Chinese and Russian facial recognition systems are leading the world in accuracy, according to a US report.
In an annual performance competition, the top 20 list of the most accurate facial recognition algorithms was dominated by Chinese and Russian companies, which took all top five positions, and most of the top 10.
Chinese AI startup YITU Technology grabbed first place for the second year running. Competitors from the Shenzhen Institutes of Advanced Technology at the Chinese Academy of Sciences, and facial recognition specialist megvii – owner of Face++ – came second and fifth, respectively.
Moscow-based NTechLab and Russian biometrics firm Vocord ranked third and fourth.
Embarrassment for the US
The report could be embarrassing for US innovators and policymakers, because it has been produced by the National Institute of Standards and Technology (NIST), the government agency responsible for establishing US security standards. As such, it provides the guidelines for official technology purchases in government.
By ranking algorithms from Chinese and Russian providers above others, NIST is saying that these are the most reliable facial recognition systems, out of those submitted for test.
NIST’s testing regime – probably the most rigorous in the world – finds that these algorithms currently produce the least numbers of false matches, which the tests are designed to measure.
NIST’s Facial Recognition Vendor Test (FRVT) is an ongoing process, and vendors are allowed to submit algorithms for (re)assessment every three months.
ID photos, mugshots, photos of child exploitation victims, and ‘wild’ (unsorted citizen) images are among those included in the test, and NIST changes the set of wild images periodically so that algorithms are constantly presented with new data.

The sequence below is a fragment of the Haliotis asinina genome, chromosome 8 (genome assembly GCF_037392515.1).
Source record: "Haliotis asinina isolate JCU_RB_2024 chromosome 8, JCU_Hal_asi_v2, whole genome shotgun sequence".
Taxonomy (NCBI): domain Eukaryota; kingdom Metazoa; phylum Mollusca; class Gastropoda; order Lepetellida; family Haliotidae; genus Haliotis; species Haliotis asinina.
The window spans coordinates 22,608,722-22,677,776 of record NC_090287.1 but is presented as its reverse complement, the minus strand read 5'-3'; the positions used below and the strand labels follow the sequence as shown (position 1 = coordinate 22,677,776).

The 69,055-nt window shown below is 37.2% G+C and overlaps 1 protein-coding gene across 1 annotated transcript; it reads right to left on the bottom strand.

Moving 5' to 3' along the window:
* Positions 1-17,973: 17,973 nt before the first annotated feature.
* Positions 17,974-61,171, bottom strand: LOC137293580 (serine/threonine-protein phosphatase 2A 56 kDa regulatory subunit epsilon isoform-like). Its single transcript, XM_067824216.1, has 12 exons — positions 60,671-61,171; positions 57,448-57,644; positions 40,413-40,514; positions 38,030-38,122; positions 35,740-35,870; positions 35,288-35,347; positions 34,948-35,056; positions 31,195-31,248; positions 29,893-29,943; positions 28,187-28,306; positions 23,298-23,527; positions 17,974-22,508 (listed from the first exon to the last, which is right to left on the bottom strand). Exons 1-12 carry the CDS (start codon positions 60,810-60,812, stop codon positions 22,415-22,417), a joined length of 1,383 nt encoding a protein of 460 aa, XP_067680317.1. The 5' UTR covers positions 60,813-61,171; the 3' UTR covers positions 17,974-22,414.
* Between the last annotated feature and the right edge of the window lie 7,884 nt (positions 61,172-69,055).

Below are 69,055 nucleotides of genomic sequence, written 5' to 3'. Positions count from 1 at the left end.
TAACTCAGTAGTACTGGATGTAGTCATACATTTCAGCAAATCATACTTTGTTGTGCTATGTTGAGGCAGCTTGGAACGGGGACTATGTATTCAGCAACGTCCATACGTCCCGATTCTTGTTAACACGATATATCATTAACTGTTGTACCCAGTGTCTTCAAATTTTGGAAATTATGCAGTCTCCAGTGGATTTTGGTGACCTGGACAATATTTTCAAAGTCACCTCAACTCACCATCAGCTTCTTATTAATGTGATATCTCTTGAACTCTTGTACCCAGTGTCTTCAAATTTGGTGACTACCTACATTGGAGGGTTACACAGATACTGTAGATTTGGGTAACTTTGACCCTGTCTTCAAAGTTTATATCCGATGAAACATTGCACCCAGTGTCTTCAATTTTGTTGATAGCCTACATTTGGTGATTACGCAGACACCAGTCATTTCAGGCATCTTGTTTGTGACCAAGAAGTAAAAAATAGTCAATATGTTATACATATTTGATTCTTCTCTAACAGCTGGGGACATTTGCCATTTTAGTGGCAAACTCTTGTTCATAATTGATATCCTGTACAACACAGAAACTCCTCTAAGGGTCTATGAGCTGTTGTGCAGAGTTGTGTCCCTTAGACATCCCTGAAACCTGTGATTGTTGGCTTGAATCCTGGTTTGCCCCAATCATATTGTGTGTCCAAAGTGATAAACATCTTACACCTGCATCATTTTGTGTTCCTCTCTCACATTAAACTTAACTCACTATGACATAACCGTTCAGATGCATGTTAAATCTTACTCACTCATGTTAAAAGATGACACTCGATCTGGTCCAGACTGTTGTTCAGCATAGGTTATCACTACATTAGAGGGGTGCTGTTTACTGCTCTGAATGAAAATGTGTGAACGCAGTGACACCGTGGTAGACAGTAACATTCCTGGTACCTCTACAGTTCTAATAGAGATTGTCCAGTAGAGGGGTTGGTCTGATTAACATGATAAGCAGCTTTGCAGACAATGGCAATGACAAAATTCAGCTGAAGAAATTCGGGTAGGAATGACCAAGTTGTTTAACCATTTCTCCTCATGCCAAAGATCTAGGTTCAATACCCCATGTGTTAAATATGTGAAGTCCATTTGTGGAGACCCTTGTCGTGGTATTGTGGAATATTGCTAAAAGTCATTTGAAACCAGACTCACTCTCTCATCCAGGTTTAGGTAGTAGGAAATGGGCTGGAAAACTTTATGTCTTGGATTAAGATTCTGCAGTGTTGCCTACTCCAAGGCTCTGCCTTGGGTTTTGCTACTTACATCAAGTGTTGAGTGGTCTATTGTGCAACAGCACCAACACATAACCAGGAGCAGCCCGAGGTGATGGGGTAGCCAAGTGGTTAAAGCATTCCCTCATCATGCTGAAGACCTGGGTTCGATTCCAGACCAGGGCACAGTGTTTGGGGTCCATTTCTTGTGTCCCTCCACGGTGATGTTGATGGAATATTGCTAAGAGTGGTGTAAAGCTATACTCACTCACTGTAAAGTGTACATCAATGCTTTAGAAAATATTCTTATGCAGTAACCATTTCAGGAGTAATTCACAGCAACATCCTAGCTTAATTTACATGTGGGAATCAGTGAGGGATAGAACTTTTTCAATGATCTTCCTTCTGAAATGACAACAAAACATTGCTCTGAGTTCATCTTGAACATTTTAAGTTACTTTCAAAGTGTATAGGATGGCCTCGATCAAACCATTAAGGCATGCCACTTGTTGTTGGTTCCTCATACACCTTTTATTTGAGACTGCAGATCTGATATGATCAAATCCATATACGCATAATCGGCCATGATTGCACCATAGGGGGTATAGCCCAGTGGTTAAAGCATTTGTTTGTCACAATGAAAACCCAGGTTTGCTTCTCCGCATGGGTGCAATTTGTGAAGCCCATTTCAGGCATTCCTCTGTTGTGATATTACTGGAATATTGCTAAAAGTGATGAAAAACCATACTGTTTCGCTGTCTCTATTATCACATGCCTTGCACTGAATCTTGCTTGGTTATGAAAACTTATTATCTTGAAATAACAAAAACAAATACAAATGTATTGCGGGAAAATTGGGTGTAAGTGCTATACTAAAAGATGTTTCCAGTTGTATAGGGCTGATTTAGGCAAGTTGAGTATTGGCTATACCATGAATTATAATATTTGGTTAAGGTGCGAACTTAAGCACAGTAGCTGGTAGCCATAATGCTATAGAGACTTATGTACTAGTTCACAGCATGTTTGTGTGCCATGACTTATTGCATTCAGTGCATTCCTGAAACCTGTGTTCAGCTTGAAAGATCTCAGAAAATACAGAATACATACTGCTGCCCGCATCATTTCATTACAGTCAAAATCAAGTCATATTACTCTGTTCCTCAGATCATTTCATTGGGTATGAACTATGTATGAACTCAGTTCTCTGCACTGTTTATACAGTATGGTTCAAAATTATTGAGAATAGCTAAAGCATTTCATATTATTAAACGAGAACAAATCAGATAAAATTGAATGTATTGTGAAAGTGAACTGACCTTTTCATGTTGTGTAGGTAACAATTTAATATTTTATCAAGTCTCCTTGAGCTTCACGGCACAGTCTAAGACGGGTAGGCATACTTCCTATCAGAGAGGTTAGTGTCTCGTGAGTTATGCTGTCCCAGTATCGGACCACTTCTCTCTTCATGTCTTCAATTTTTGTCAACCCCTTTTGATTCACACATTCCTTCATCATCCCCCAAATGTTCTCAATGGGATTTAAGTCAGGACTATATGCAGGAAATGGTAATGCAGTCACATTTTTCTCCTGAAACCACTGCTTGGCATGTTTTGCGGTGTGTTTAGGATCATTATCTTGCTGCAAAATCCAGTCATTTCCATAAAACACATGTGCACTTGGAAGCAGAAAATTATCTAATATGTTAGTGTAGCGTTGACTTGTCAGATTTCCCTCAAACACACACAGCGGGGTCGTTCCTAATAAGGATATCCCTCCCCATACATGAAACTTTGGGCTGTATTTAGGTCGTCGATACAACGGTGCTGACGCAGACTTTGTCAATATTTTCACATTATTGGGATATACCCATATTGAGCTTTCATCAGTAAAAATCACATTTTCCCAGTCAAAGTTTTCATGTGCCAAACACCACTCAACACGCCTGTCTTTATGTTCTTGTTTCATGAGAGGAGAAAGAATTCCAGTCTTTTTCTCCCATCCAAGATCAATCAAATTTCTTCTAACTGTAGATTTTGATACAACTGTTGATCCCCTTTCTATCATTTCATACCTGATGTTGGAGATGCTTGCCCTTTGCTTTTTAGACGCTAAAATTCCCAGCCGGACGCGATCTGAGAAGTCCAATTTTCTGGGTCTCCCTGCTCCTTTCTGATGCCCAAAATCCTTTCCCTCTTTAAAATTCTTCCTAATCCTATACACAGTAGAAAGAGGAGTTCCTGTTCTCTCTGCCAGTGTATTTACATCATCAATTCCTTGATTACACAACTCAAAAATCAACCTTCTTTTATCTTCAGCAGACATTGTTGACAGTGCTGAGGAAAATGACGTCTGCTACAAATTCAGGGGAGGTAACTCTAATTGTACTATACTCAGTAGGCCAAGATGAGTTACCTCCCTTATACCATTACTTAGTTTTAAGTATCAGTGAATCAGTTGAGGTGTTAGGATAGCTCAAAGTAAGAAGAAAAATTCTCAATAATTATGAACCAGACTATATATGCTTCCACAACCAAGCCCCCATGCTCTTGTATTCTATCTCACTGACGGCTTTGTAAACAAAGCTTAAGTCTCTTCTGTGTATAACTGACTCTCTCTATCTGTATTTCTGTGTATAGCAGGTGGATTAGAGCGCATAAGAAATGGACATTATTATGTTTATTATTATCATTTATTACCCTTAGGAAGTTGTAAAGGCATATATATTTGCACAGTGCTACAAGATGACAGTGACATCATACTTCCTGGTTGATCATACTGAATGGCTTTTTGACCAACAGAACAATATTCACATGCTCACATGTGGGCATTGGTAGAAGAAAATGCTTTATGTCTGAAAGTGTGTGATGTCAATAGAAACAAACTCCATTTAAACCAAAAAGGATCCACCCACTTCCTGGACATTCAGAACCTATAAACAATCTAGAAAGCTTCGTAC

Algorithms are tasked with correctly matching multiple images of the same person in each category, with the fewest ‘imposters’ (false matches).
The granular detail from NIST’s ongoing assessment is presented in this in-depth, 282-page report, which examines the performance of submitted algorithms against each image category, including factors such as age, ethnicity, and skin tone.
Internet of Business says
As the trade war escalates between the US and China, the increasingly politicised technology landscape has seen some US technology companies, such as Google, face questions from politicians about their research and trade partnerships with Chinese companies.
At the same time, Chinese tech giants such as ZTE, Huawei, and China Mobile have also incurred the wrath of US officials.
Meanwhile, controversy has arisen over government and law enforcement adoption of facial recognition technologies in the US, such as two police forces’ experimental deployment of Amazon’s real-time Rekognition system.
Civil liberties campaigners have criticised facial recognition systems for producing inaccurate and biased results in these contexts, specifically against black Americans and other ethnic minorities.
Similar concerns have been aired in the UK. In a report into the government’s biometric strategy and forensic services by Parliament’s Science and Technology Committee, MPs quoted findings from privacy advocacy organisation Big Brother Watch, which revealed that the Metropolitan Police had achieved less than two percent accuracy with its live facial recognition technology, and made no arrests.
In this context – and in the heightened political climate – news that algorithms designed by Chinese and Russian providers are performing better than others submitted to NIST for testing are more than a little ironic.
One reason for the better results may be that China’s vast population and lax data protection regime mean that researchers have unfettered access to the one thing that AI, machine learning, and computer vision systems need: massive amounts of training data.
And in a world of GDPR in Europe, and US moves in a similar direction, that advantage can only grow. Indeed, it may be the underlying reason why companies such as Facebook and Google opposed California’s new consumer privacy act, which was approved yesterday and may see the introduction of de facto regulation across the US, albeit on a voluntary basis.
So: Will government buy Chinese or Russian and get the most accurate results? Or buy American and – according to NIST – face a higher risk of errors (at least among the algorithms that have been submitted for open testing)?
Refreshingly in a climate of fake news and alleged false reporting, the NIST report comes with nearly 300 pages of scientific evidence, provided by the US’ own national researchers and standards setters.
• Editor’s note: We have approached NIST about which companies’ algorithms have not been included in its tests and asked the organisation for a comment about whether its findings can be interpreted as a fair assessment of the facial recognition market overall. We will update this story with any response we receive.
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